Whaling rouses flight and fight response
By MEGAN KINNINMENT
WHALE LOVER Sue Arnold is about to embark upon a mission to Korea to save her beloved animals.
The Myocum woman is so determined to save the endangered whales she will travel overseas on Sunday in a bid to convince the International Whaling Convention to reject Japan's push to resume commercial whaling.
The IWC meeting, beginning on June 20, will be the last chance to avert disaster for the whales, said Ms Arnold, co-ordinator of Australians for Animals.
"This year is critical. They will never recover if commercial whaling resumes," she said.
"We may be the last generation to see them."
Ms Arnold has lobbied internationally on behalf of whales many times, including a trip to Washington DC in February to convince US senators to vote against Japan's plans.
"The US has massive power in the IWC," she said.
"There are the pro-whaling countries, like Japan and Norway, there's the anti-whaling countries like Australia, New Zealand and the UK, then their are the 'mushies', the ones who sit on the fence.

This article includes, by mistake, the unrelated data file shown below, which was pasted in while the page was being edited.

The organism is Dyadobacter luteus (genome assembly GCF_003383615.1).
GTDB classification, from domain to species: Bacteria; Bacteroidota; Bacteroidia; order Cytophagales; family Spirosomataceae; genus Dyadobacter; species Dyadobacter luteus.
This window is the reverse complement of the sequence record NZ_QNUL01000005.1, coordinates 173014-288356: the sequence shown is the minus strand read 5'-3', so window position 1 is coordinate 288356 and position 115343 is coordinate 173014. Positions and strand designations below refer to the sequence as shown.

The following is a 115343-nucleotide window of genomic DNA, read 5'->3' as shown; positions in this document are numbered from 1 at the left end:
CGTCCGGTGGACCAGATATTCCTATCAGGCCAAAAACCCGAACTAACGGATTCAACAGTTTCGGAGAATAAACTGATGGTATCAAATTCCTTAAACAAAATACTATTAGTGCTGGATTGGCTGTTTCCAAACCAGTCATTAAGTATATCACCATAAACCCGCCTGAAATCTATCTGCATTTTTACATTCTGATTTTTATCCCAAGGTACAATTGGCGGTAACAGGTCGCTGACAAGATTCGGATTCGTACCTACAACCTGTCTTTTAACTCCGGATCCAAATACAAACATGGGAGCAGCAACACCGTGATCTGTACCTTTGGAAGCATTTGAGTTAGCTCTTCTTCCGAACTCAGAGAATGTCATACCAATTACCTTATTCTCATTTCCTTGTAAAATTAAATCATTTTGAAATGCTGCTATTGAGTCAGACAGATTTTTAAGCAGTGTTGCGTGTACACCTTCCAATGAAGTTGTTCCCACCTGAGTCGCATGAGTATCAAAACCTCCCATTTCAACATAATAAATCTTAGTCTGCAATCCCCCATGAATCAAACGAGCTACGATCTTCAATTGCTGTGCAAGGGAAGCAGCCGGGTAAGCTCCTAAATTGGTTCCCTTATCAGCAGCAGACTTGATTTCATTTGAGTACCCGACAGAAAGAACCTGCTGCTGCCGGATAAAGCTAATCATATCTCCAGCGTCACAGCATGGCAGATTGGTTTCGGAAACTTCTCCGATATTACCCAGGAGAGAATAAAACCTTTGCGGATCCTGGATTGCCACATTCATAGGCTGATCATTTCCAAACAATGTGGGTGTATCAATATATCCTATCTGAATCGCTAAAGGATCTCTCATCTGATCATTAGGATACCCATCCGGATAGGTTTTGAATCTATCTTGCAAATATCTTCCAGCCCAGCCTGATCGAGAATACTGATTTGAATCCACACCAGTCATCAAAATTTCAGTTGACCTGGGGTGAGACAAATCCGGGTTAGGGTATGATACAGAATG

"And the US leads the mushies.
"They are putting whales in jeopardy."
Ms Arnold and other environmental activists have their work cut out for them in Korea, with no environmental groups allowed to speak publicly during the convention.
"We have to lobby like crazy in all the breakfast, morning tea, lunch and dinner breaks," Ms Arnold said.
"But, in the past, last-minute lobbying efforts by the environmental movement have been really effective."
Even if the IWC votes against Japan's push to resume commercial whaling, legal action in the International Court is needed to stop whaling in the name of scientific research, Ms Arnold said.